White to play at Iowa State
If White can avoid the trouble that plagued him during a short stint at Minnesota, he and the Cyclones could get what they've been looking for. The skilled power forward who left Minnesota under a cloud agreed Monday to play basketball at Iowa State.
Brennan: White's Whirlwind Journey
Royce White finding a home at Iowa State proves once again that talented players will always get second chances, no matter how much risk comes with their arrivals, Eamonn Brennan writes. Blog
"He's a very engaging kid, a very smart kid, and he fully admits to making a mistake," Hoiberg said. "Everybody involved with it, they all thought that he was genuine about it and that he deserved another chance. We're excited to have him on board."
White, a 6-foot-8, 250-pound native of Minneapolis, was Minnesota's Mr. Basketball in 2009. He signed with Minnesota but never played a game for the hometown Golden Gophers.
White was suspended last fall after an incident at the Mall of America and later pleaded guilty to theft and disorderly conduct. White left Minnesota in February after being charged with trespassing in connection to an alleged theft of a laptop computer from a university dorm.
Hoiberg said he talked to numerous people close to White and believes he's committed to meeting the expectations the Cyclones have for their players.
White has four years of eligibility left and is in the process of applying for a waiver from the NCAA to become eligible next season. Iowa State said it expects to learn the results of that waiver request later this summer.
The Cyclones could use a player with White's skill immediately.
Star forward Craig Brackins left for the NBA and was taken in the first round of the draft. Marquis Gilstrap left the program after his request for an extra year of eligibility was denied by the NCAA, promising center Justin Hamilton transferred to LSU and forward LaRon Dendy transferred after Hoiberg was hired.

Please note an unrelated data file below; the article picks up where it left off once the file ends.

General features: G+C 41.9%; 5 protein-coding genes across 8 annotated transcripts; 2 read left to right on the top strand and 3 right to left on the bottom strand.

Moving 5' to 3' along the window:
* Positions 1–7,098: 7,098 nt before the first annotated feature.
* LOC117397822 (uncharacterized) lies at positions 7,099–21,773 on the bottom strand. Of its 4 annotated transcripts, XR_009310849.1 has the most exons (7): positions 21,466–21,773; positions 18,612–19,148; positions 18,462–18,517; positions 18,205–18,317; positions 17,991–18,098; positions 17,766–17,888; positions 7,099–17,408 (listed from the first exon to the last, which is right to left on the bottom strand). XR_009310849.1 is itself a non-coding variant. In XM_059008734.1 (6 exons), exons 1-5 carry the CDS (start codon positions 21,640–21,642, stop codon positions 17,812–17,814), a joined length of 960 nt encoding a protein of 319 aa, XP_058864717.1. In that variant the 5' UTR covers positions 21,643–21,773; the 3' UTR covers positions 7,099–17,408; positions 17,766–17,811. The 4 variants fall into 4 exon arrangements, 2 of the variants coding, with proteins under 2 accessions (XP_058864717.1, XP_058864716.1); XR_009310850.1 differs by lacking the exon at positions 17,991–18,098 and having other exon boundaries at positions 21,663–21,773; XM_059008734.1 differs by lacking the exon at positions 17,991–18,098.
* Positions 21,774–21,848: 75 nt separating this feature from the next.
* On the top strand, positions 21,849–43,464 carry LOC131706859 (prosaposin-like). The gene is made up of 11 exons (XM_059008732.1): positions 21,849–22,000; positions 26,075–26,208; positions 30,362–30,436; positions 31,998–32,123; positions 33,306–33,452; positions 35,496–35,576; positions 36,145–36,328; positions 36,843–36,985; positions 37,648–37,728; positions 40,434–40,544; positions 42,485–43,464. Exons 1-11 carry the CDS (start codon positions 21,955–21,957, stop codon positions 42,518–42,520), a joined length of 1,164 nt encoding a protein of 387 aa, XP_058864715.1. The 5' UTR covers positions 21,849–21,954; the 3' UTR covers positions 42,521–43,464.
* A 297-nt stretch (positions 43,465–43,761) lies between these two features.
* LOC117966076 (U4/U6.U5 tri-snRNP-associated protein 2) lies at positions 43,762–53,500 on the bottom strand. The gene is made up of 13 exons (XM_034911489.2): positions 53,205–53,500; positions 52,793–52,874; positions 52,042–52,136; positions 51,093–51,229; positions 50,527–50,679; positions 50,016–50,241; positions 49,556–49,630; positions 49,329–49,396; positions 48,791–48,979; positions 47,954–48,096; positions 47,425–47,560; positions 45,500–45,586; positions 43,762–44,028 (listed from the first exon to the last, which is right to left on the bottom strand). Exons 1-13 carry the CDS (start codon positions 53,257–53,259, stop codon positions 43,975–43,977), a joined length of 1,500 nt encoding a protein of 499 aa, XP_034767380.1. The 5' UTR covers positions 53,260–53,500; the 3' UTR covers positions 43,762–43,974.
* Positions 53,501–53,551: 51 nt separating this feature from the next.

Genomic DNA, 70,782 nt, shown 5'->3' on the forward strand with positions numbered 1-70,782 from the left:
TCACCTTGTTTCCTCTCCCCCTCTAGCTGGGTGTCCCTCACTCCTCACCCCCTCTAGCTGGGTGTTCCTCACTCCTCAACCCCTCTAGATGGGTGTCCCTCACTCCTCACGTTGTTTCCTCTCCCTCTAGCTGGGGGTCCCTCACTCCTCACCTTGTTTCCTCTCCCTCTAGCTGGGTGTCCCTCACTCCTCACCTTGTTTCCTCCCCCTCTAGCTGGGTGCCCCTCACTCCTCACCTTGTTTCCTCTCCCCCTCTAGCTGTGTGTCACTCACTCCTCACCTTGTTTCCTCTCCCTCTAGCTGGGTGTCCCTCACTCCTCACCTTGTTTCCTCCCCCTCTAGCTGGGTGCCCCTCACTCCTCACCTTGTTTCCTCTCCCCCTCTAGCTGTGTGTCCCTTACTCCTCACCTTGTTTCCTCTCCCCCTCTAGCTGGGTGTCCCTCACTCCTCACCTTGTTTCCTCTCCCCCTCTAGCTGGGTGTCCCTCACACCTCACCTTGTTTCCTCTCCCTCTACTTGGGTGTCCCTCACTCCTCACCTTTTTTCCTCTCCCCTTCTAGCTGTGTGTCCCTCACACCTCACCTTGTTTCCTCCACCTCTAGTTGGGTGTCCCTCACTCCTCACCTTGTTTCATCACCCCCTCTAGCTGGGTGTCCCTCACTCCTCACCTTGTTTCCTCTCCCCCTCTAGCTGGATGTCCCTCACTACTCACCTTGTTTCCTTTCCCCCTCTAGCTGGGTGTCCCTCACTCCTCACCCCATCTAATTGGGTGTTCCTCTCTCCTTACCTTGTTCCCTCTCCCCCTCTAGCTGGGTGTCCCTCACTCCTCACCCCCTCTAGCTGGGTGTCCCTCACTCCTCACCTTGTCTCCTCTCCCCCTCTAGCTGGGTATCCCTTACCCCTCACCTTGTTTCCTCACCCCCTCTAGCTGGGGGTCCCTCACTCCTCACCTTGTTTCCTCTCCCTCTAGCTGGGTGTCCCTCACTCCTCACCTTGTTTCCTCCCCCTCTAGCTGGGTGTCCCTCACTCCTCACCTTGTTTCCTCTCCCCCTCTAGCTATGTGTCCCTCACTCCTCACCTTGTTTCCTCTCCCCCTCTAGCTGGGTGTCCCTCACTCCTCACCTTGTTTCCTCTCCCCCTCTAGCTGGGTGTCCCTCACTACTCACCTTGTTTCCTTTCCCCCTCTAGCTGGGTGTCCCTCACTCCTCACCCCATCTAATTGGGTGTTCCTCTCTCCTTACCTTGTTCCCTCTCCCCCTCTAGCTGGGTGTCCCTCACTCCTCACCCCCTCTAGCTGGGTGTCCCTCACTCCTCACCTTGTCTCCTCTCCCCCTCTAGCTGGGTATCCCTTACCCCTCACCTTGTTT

Whenever White begins his career with the Cyclones, he'll have to keep his nose clean. He insisted Monday that he's focused on making smarter decisions.
"I definitely think that the hurdles that I have overcome definitely changed me in a way where I'm very, very cautious about what I do on a day-to-day basis," White said.
White's talent has never been questioned. He was ranked the 19th-best player in the country in the class of 2009 by Rivals.com and Scout.com, and was one of just 20 players selected for the Jordan Brand Classic in 2009.
White, who said he grew up rooting for Hoiberg when he played for the Timberwolves, will be one of the most highly touted players to join Iowa State in recent memory.
Hoiberg called White a "world-class" talent who has the ability to be a high-level NBA player someday.
"The thing I like best about Royce is that he's a very unselfish player," he said. "You totally set your offense differently with Royce on the basketball floor. Use him as a facilitator, and you put him on the elbows, you let him attack and make plays. And he's a very willing passer."
The addition of White is another sign that Hoiberg isn't willing to wait long to remake a program that's fallen on hard times.
White is the fourth transfer Hoiberg has signed since he took over for Greg McDermott in April, joining guards Darion "Jake" Anderson (Northern Illinois) and Chris Babb (Penn State) and forward Anthony Booker (Southern Illinois).
Anderson has petitioned the NCAA to play next season, and Iowa State is confident his request will be granted. Babb and Booker won't be eligible until the 2011-2012 season.
Iowa State, which finished 15-17 last season, will bring back just three players from last year's roster: guards Diante Garrett and Scott Christopherson and forward Jamie Vanderbeken, who played significant minutes last season. The Cyclones has also signed five recruits for next season.
Copyright 2010 by The Associated Press